Electronic cigarettes won’t be prohibited

Dylanne Petros and Dylanne Petros

Cigarettes are now available in different flavors like mint, chocolate and fruit.

The cigarettes that are available in the unique flavors are actually electronic cigarettes, also known as e-cigarettes.

E-cigarettes are battery-powered devices that have nicotine in them, said Faith Yingling, Director of Wellness.

Currently at the University, e-cigarettes are not prohibited and when the clean air policy goes into effect Jan. 1, 2014, e-cigarettes will still be allowed on campus, said Michael Ginsburg, assistant dean of students.

E-cigarettes are safer for the environment and people who don’t smoke since the “smoke” that people are breathing out is actually water vapor. Because of this water vapor, e-cigarettes are allowed in campus buildings.

“We’re saying it’s not prohibited for two reasons,” Ginsburg said. “One, it doesn’t produce second-hand smoke. Two, it does not create a heating element or flame that would catch things on fire.”

While the e-cigarettes may be safer for non-smokers, they might not actually be safer for smokers.

“There have been … research studies that have taken a look at e-cigarettes and the variability across the percentage of nicotine and it may say one thing but it may have another,” Yingling said.

The clean air policy will be re-examined next fall to determine if any changes regarding e-cigarettes will need to be made.

A problem Yingling sees with e-cigarettes is that there are not many restrictions for minors.

“We’ve got some problems here, especially if we are not regulating this to people under the age of 18,” Yingling said.

Since there is not much of a restriction, younger people have better access to the e-cigarettes.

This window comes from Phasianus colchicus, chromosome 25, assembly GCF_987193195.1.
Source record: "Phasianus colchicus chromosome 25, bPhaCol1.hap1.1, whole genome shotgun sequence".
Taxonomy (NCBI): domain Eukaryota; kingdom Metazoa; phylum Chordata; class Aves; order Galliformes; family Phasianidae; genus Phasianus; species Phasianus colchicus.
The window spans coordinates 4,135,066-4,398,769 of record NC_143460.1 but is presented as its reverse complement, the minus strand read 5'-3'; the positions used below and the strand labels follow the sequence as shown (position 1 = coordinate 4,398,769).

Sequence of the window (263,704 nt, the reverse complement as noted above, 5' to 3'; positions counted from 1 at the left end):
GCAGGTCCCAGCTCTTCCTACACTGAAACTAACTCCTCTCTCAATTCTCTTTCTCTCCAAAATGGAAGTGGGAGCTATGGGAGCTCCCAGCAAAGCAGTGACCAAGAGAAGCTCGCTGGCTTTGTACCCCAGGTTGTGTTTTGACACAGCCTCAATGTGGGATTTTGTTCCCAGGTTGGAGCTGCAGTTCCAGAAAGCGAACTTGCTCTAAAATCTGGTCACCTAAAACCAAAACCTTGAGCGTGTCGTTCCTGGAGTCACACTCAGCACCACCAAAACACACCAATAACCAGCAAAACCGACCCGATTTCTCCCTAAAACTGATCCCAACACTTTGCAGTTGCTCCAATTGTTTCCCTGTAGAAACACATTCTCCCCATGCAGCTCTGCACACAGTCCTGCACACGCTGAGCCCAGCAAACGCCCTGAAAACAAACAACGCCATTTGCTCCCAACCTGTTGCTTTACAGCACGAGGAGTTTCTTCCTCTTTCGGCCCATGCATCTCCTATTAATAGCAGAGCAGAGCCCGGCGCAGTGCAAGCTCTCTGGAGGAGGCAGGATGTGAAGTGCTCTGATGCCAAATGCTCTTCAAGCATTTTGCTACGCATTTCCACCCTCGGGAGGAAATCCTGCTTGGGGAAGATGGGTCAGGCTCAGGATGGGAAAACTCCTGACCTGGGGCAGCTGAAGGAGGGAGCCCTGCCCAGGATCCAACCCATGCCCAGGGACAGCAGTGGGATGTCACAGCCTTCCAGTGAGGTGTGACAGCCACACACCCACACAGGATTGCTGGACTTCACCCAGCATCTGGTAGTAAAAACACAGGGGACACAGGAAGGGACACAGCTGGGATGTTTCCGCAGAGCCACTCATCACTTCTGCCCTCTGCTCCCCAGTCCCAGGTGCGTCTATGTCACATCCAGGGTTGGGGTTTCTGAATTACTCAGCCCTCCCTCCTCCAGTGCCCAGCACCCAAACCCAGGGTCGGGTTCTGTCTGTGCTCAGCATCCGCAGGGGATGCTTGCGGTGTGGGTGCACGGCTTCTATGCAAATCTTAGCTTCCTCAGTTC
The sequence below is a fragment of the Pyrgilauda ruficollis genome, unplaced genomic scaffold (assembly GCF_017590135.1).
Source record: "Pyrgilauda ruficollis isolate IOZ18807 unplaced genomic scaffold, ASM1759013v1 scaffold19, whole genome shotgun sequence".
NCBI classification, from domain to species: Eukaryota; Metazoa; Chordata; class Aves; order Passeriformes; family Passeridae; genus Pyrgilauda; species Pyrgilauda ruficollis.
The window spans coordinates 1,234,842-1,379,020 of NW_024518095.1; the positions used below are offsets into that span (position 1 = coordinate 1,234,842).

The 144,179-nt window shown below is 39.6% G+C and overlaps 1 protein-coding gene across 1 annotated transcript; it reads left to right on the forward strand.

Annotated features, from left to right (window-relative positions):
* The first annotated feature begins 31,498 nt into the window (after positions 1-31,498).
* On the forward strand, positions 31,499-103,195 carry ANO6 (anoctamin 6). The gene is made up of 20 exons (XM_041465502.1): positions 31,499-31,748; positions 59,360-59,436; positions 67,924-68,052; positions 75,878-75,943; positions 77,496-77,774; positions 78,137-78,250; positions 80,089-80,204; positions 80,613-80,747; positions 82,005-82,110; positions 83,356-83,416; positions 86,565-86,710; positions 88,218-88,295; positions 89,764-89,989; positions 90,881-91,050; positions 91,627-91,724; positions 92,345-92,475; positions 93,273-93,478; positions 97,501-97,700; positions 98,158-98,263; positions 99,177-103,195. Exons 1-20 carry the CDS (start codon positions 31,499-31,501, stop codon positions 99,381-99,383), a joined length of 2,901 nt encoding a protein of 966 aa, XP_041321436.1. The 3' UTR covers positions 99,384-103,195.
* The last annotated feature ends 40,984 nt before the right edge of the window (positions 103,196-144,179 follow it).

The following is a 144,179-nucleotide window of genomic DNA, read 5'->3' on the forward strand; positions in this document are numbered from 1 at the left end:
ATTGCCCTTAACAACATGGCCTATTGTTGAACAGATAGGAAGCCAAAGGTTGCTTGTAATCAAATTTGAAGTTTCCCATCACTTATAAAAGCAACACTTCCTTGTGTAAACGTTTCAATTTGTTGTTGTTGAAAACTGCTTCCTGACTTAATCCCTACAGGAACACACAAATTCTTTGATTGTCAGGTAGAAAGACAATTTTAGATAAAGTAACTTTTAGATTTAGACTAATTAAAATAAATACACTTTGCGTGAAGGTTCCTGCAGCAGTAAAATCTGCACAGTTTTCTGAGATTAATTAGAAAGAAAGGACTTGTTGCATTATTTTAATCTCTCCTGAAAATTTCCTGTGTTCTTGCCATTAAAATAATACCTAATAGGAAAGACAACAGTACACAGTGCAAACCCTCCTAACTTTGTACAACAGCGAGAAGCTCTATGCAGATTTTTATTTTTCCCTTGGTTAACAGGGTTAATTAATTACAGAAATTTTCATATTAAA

“What we’re seeing … among middle and high school students, people are just picking it up because it’s more accessible and it’s cool,” she said.

E-cigarettes have been seen as a way to quit smoking but Yingling believes that students will be more inclined to actually start smoking.

“What the problem is, is that [middle and high school students] will go from e-cigarettes to real cigarettes,” she said.

Yingling believes e-cigarettes will be a gateway to real cigarettes not only for minors, but for people who have quit smoking as well.

“If somebody has quit smoking, they may be inclined to take back up the e-cigarette,” she said.

There isn’t a lot of research that has been done on e-cigarettes but some of the research that has been done has conflicting results, Yingling said.

“A lot of people say that they use electronic cigarettes to quit smoking,” Yingling said.

Junior Angelina Baker first started smoking because she was around it a lot as a child. She hasn’t tried e-cigarettes “because if I wanted to stop [smoking] I would stop.”

“Smoking is a psychological stress reliever which is why I do it,” she said.

A survey done by the department of social sciences and health policy at Wake Forest School of Medicine, though, found different results in the college age group.

“What they found was although e-cigarette usage was more common among conventional cigarette smokers … it wasn’t exclusive to [college students],” Yingling said. “ So e-cigarette use [by college students] was not associated with the intentions to quit smoking.”

As for whether e-cigarettes are safer than regular cigarettes or not, more studies need to be done in the future.

“There’s more questions than answers,” Yingling said.